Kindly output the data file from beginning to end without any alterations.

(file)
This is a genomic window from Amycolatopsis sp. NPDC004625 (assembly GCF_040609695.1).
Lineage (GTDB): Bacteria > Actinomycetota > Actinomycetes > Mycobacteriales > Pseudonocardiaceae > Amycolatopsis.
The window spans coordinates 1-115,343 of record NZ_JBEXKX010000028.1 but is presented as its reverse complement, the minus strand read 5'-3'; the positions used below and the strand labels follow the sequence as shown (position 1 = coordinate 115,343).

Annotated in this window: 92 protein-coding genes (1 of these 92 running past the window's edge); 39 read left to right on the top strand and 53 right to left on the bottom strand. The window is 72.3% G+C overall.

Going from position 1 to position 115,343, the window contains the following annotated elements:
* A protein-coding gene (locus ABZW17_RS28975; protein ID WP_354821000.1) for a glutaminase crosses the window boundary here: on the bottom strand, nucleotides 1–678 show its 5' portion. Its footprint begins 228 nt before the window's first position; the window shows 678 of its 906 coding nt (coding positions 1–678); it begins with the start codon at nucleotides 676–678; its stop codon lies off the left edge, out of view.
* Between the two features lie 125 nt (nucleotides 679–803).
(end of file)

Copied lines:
This is a genomic window from Amycolatopsis sp. NPDC004625 (assembly GCF_040609695.1).
Lineage (GTDB): Bacteria > Actinomycetota > Actinomycetes > Mycobacteriales > Pseudonocardiaceae > Amycolatopsis.
The window spans coordinates 1-115,343 of record NZ_JBEXKX010000028.1 but is presented as its reverse complement, the minus strand read 5'-3'; the positions used below and the strand labels follow the sequence as shown (position 1 = coordinate 115,343).

Annotated in this window: 92 protein-coding genes (1 of these 92 running past the window's edge); 39 read left to right on the top strand and 53 right to left on the bottom strand. The window is 72.3% G+C overall.

Going from position 1 to position 115,343, the window contains the following annotated elements:
* A protein-coding gene (locus ABZW17_RS28975; protein ID WP_354821000.1) for a glutaminase crosses the window boundary here: on the bottom strand, nucleotides 1–678 show its 5' portion. Its footprint begins 228 nt before the window's first position; the window shows 678 of its 906 coding nt (coding positions 1–678); it begins with the start codon at nucleotides 676–678; its stop codon lies off the left edge, out of view.
* Between the two features lie 125 nt (nucleotides 679–803).